It’s an announcement that no one foresaw, not the doctors involved in the trial, nor the patients taking part; the major clinical trial of Neridronate for Complex Regional Pain Syndrome has been immediately halted as the results aren’t showing that it has any greater effect than placebo.
Why has the trial been stopped?
To understand what that means, it’s important to explain how the trial was being conducted: the participants, who all suffer from CRPS, were randomly assigned to two different groups, one of which would receive Neridronate and the other a harmless placebo. Neither the doctors running the trial nor the participants knew which group they were in. Participants were then asked to keep a diary of their reaction to treatment: did their pain decrease, did they suffer any side effects etc. What the researchers were hoping to see was a clear difference between the groups receiving the real medicine and the group receiving placebo, showing that the Neridronate was definitely more effective in helping to calm the symptoms of CRPS. Shockingly, we’ve now discovered that the first interrogation of the data, performed at 3 months into the study, didn’t show any real difference between the two.
That means this study has failed to provide evidence that Neridronate is any more of an effective treatment for CRPS than placebo. Considering that this treatment is marketed by private doctors in Italy as an expensive ‘cure to CRPS’ and that the FDA in the US designated it a ‘breakthrough treatment’ and fast-tracked its development it’s a truly shocking revelation.
Does this mean that the medicine is a failure?
It’s an interesting question. I spoke with Dr Stuart Ratcliffe, one of the main researchers running this study, and his impression is that the medicine probably is effective. That would jibe with what I’ve heard from CRPS patients who’ve either had the treatment in Italy or have taken part in this clinical trial. After all, there are many patients who’ve paid thousands to have Neridronate infusions in Italy and many of them report that it’s definitely helped them: surely not all of them can have experienced the same high level of placebo effect?
So what could have gone wrong here?
When I spoke with Dr Ratcliffe his feeling was very much that this trial could actually be a victim of its own design. It’s notable that this crucial review of data leading to a stark Go/No Go decision on the whole trial was conducted at only three months after the first patient infusions; anecdotally, there have been patients who’ve experienced a positive effect from receiving Neridronate infusions in Italy, but they’ve only experienced this benefit around six months after they had the treatment. It could be that the positive impact researchers were expecting to see may occur in the months to come, after the trial has been shut down.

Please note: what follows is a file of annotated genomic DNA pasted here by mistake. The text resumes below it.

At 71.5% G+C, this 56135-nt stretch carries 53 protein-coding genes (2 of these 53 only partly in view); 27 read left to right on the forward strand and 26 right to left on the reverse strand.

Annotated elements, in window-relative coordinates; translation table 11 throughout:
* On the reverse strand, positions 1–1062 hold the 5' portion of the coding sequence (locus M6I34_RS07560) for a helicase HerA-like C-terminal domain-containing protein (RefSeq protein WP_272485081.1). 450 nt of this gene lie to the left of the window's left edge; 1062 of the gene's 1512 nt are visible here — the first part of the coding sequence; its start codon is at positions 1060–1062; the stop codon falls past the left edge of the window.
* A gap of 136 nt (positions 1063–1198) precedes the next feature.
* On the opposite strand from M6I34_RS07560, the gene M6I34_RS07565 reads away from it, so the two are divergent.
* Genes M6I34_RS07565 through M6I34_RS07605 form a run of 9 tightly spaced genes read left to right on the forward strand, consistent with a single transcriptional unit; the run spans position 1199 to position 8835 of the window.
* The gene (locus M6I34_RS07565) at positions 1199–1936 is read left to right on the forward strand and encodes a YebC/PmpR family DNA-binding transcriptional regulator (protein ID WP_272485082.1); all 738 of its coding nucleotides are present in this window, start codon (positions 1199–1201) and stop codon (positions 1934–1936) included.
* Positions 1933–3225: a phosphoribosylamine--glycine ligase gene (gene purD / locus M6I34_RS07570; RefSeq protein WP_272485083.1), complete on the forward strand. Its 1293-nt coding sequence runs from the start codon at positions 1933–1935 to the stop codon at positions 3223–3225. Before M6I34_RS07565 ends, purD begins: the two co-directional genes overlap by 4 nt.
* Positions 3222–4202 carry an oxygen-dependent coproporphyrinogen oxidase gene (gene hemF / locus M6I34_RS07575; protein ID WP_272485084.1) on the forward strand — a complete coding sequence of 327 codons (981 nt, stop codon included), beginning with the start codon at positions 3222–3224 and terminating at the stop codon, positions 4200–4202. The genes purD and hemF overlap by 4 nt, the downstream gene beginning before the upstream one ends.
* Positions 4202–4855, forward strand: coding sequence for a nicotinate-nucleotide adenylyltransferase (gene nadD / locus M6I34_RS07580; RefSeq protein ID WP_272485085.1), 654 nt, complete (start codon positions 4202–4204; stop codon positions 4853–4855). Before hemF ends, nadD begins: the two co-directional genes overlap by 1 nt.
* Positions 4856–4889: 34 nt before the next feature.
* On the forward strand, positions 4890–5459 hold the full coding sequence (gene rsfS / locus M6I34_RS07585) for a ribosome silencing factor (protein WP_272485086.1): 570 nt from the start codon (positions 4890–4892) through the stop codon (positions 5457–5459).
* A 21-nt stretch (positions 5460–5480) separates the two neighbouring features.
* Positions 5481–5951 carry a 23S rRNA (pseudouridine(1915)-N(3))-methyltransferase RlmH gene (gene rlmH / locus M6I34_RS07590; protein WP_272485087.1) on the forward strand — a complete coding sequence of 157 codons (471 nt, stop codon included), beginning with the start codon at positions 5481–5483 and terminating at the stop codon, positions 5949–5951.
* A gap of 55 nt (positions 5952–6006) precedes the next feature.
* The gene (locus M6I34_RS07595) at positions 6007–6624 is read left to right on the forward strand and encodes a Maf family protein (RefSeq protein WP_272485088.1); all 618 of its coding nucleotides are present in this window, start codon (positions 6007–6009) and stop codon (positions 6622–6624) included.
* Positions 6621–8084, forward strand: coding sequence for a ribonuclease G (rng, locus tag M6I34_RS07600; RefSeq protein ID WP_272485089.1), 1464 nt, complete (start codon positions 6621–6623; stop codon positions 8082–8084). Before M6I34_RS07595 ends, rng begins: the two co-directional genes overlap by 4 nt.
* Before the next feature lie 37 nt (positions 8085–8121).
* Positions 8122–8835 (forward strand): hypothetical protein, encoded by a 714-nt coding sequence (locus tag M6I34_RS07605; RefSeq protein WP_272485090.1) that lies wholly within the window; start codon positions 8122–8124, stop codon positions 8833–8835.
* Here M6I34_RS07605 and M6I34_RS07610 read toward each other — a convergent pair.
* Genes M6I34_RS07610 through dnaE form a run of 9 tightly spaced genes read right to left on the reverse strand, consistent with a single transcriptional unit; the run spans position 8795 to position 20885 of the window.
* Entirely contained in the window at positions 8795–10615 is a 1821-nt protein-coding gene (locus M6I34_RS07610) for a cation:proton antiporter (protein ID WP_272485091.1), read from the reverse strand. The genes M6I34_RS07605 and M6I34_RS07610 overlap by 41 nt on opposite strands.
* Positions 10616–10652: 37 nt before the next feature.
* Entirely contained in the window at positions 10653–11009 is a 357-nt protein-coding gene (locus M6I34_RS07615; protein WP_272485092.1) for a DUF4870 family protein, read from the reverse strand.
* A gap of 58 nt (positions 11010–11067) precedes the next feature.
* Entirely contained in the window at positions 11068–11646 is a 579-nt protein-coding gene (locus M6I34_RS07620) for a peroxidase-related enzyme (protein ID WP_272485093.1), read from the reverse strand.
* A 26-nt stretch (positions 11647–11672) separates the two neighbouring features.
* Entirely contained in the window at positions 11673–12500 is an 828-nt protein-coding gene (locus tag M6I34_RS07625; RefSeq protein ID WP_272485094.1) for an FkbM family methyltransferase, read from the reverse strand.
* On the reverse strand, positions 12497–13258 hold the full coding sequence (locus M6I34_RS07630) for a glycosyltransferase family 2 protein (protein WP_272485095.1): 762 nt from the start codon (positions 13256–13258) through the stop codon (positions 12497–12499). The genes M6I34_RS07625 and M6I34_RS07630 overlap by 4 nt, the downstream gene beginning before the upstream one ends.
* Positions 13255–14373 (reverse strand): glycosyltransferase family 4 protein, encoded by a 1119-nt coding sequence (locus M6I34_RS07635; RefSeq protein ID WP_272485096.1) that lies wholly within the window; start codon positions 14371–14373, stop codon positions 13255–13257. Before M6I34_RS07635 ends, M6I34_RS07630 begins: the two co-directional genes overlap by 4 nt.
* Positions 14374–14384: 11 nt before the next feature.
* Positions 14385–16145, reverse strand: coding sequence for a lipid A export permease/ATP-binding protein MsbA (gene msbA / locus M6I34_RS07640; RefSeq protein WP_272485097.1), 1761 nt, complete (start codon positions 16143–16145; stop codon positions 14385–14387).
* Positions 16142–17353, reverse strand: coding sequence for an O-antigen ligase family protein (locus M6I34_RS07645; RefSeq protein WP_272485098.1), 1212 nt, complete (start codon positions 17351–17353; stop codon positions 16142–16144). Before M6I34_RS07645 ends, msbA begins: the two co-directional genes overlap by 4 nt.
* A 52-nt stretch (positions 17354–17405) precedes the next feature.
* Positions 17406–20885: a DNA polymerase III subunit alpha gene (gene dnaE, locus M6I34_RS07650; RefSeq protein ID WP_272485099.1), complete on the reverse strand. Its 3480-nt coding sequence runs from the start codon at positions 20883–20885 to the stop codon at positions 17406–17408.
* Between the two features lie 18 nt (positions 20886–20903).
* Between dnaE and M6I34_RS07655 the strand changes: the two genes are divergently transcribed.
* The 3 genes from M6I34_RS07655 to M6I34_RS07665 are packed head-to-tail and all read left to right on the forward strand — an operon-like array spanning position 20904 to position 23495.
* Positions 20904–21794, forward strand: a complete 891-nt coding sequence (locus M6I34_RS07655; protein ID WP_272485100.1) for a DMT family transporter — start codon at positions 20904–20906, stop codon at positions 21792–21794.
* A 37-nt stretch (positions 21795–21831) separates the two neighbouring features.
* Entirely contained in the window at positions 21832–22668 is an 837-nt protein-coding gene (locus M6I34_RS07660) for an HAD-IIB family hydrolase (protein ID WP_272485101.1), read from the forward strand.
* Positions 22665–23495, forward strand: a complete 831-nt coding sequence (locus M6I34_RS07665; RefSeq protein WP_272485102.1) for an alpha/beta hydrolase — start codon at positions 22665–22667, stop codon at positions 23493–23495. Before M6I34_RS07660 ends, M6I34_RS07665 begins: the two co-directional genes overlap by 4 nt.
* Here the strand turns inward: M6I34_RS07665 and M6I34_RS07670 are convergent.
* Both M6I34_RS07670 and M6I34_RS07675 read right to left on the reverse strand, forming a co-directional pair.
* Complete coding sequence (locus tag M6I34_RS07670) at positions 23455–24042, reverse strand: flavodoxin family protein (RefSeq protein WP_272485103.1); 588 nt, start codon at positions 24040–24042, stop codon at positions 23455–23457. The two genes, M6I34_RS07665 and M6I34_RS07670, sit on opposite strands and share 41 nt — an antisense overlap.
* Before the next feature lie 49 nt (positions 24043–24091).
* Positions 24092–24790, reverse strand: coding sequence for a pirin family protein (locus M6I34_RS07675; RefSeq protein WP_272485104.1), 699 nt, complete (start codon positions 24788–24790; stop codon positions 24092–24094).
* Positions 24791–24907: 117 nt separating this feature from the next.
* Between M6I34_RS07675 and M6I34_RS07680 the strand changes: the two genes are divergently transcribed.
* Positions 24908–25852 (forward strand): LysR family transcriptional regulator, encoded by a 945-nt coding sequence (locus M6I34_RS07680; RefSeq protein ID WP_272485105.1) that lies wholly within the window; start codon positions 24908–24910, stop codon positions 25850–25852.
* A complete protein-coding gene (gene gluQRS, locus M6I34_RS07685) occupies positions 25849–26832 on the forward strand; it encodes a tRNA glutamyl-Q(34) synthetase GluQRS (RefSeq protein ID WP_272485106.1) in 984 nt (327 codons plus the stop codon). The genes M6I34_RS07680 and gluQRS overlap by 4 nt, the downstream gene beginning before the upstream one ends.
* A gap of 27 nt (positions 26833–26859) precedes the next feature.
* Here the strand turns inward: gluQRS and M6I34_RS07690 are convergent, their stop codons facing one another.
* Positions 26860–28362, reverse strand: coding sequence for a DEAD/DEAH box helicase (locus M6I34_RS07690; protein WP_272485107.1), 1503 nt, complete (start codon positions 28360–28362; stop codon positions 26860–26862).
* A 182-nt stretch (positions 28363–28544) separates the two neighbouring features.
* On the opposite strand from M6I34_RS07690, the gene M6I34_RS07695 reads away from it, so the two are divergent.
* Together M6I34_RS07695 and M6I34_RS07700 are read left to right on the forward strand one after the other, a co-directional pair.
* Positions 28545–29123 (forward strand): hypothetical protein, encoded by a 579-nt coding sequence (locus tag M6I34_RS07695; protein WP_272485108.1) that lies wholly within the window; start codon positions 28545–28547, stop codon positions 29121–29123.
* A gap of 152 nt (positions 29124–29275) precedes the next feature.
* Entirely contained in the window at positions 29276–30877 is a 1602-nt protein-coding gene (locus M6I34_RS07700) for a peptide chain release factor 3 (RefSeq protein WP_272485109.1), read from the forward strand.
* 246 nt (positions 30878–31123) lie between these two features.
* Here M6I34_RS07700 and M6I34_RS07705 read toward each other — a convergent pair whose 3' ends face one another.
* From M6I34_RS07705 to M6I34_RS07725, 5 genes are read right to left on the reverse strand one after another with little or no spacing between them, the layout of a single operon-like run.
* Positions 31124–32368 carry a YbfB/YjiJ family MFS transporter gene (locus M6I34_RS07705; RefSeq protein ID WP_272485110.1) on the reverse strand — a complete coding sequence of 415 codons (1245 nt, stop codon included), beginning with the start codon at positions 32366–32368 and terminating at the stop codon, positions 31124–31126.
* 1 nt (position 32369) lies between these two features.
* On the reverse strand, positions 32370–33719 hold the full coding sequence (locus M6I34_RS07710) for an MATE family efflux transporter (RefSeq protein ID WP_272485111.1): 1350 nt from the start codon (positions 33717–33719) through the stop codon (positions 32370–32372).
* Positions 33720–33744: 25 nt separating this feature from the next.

The design of the trial is crucial
It’s useful to remember that, dependent on the design of a drug trial, you can create all kinds of strange results; Dr Ratcliffe shared with me details of a trial he ran years ago, testing the efficacy of Tramadol as a painkiller for post-surgical pain. Anyone who’s taken Tramadol will likely tell you that it’s an effective painkiller; I’ve had it myself several times and it definitely worked for me, even though it’s a medicine I really dislike taking (but that’s a story for another time). Likewise, Dr Ratcliffe’s colleagues were all convinced that the trial would show that it was highly effective as they’d seen it work many times. Imagine their surprise, then, when the results came back to show that this very widely-used painkiller was no more effective than placebo as a single dose in helping with post-surgical pain. What they’d failed to account for when designing the study is that Tramadol is taken by mouth and is therefore slower acting; as a single dose it will always be beaten by anything containing 1g of Paracetamol which acts much faster.
Might they have reviewed the Neridronate trial data too soon?